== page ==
The American Psychological Association's (APA) Style is the official formatting and citation style of the VCSU Graduate Program (as indicated on page 9 of the VCSU Graduate Student and Faculty Handbook). As such, it is the expected editorial style for the graduate Action Research Paper and most other course-related assignments.
It is important that graduate students understand their professors' expectations as they go about their graduate-level work, particularly with regard to citations and formatting papers. Library staff are available for formatting assistance and citation questions, but course instructors are the ultimate authority on what is acceptable work in their courses.
Use the guidelines below to learn the basics of the APA Style. Refer to the bottom of the page for additional resources which may prove valuable as you cite and format your papers using APA.
There are two areas in your papers that need to be present in order to correctly document a source. The following provides an overview of the areas and examples of how the citations would be referenced.
1) In-Text Citations
Whenever you quote, paraphrase, summarize, or otherwise refer to the work of another, you are required to cite its source by either using a) parenthetical citations, or b) block quotes. (See Purdue Owl's APA Basics for more examples.)
A) Parenthetical documentation (bibliographic information within parentheses), are included directly in the line of text containing your quote or paraphrase. Parenthetical citations follow a simple formula listed below:
Formula: Text of quote or paraphrase (author, year of publication, page number[s]).
Example: Kenneth Burke describes human beings as "symbol-using animals" (Hauser, 2002, p. 204).
Please note that it is common to incorporate the name of the author into the quotation or paraphrase. When this is the case, the date follows in paranthases after the author's name, while the page number or numbers are listed at the end of the sentence. Thus, the same example sentence above may be written this way:
Example: Gerard Hauser (2002) writes that Kenneth Burke conceived of human beings as "symbol-using animals" (p. 204).
B) Block Quotes are used for quotations that are 40 or more words long:
Eat This, Not That (2009) authors David Zinczenko and Matt Goulding explain the following fact about FDA's additive policy:
In an effort to produce cheaper, tastier, long-lasting foods, marketers are adding new types of preservatives, fats, sugars, and other foodlike substances to our daily meals. There are more than 3,000 substances on the FDA’s list of “safe” food additives, and any one (or 20) could be in your next meal. (p. xi)
General rules for APA block quotes:
2) References (Works Cited = "References" in APA)
Most style manuals require you to assemble a list of the works that you have cited in your paper. This list, included at the end of your paper, is typically called "References" in the APA style. Your References page allows you to give credit to all of the sources and scholars you consulted to write your paper. This is an opportunity to build the credibility of your paper, as well as to avoid any issues related to un-credited sources.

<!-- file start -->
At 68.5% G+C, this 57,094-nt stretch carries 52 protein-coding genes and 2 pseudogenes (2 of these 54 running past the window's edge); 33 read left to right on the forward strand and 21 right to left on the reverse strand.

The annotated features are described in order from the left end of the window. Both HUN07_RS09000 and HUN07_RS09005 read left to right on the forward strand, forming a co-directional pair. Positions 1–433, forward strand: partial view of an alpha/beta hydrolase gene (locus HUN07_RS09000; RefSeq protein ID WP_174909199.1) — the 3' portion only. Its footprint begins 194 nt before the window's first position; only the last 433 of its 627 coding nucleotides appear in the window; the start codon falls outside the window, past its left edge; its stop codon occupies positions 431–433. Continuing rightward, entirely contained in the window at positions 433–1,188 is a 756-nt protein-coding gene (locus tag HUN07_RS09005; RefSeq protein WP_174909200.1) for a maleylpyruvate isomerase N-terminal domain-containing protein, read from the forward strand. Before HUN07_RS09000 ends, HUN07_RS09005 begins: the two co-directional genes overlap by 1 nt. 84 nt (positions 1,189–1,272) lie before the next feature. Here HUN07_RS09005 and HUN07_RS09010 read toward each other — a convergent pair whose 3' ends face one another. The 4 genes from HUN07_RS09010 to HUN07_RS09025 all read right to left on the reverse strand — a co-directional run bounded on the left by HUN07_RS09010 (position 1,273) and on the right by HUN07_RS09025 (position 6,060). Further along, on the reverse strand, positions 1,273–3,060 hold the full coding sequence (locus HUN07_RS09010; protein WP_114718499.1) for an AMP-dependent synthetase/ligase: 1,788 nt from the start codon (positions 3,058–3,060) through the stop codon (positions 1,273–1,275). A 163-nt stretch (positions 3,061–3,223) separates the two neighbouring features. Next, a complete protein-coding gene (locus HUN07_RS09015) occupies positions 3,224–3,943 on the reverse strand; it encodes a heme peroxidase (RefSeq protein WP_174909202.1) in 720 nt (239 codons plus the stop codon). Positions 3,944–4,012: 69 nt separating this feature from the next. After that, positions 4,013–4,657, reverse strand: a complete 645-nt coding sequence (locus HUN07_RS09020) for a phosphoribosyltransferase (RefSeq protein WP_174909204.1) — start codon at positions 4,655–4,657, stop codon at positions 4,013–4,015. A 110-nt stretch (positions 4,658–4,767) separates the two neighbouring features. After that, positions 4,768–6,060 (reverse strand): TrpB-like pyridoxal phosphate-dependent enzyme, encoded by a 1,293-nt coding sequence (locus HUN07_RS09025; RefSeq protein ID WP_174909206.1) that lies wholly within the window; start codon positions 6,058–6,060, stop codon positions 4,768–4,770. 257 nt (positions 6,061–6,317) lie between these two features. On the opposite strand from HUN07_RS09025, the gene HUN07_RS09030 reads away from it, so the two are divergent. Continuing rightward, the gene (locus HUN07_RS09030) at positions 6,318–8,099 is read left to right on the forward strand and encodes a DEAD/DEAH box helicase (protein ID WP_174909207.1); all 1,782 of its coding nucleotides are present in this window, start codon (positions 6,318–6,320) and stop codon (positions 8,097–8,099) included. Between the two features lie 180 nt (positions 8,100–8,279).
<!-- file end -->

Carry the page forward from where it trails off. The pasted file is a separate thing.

Print book formula: Author's Last Name, Author's First Initial., Author's Second Initial. (Year). Title of work. Location: Publisher.
Example: Hauser, G. A. (2002). Introduction to rhetorical theory. Long Grove, IL: Waveland Press.
Example: Zinczenko, D., & Goulding, M. (2009) Eat this not that: The best [& worst] foods in america. New York: Rodale.
Some basic rules for APA References lists are:
To cite articles from the Library's databases, use the following formula:
Database article formula: Author's Last Name, Author's First Initial. Author's Second Initial. (Year). Title of article. Title of Periodical, Volume Number(Issue Number), pp-pp. doi:xx.xxxxxxxx.
Example: Guixé, E., Richards, M. P., & Subirà, M. (2006). Palaeodiets of humans and fauna at the Spanish mesolithic site of El Collado. Current Anthropology, 47(3), 549. Retrieved from https://library.vcsu.edu:2443/login?url=http://search.ebscohost.com/login.aspx?direct=true&db=sch&AN=21557550&site=ehost-live
For items found in full text online, access information in APA requires one of the following (in order of preference):
1. Use DOI if available (no period at end of citation)
2. If no DOI, and from database, use print format. No database information is needed.
3. If no DOI and from an authoritative web site use complete URL (no period at end of citation)
4. If no DOI and from a personal web site or Wiki, use access date and complete URL (no period at end of citation)
There are essential pieces of information that a writer must provide about the articles, texts and other sources they have drawn on. Some or all of them are necessary to uniquely identify and locate the original source, or to find similar materials.
Guides: The Publication Manual of the American Psychological Association, Seventh Edition (R 808 P96 2020 in our Library) is the official APA style guide. This is the definitive text for APA formatting and citation. Additionally, Purdue University offers a free Web-based guide, the Purdue Owl. Faculty overwhelmingly refer their students to Purdue Owl as a catch-all citation and formatting aide.
Time and Planning: First and foremost, give yourself time for your assignment. Keep careful track of what you read, and if there are ideas or quotes you think you will use, find a system to label them with the information you will need to reference them later.
Citation Help: For citation assistance, you can always contact the Allen Memorial Library. Professional librarians are available to assist you with citation help, research assistance, and training on library databases. Librarians are available in person, over the phone, via email, and through livechat.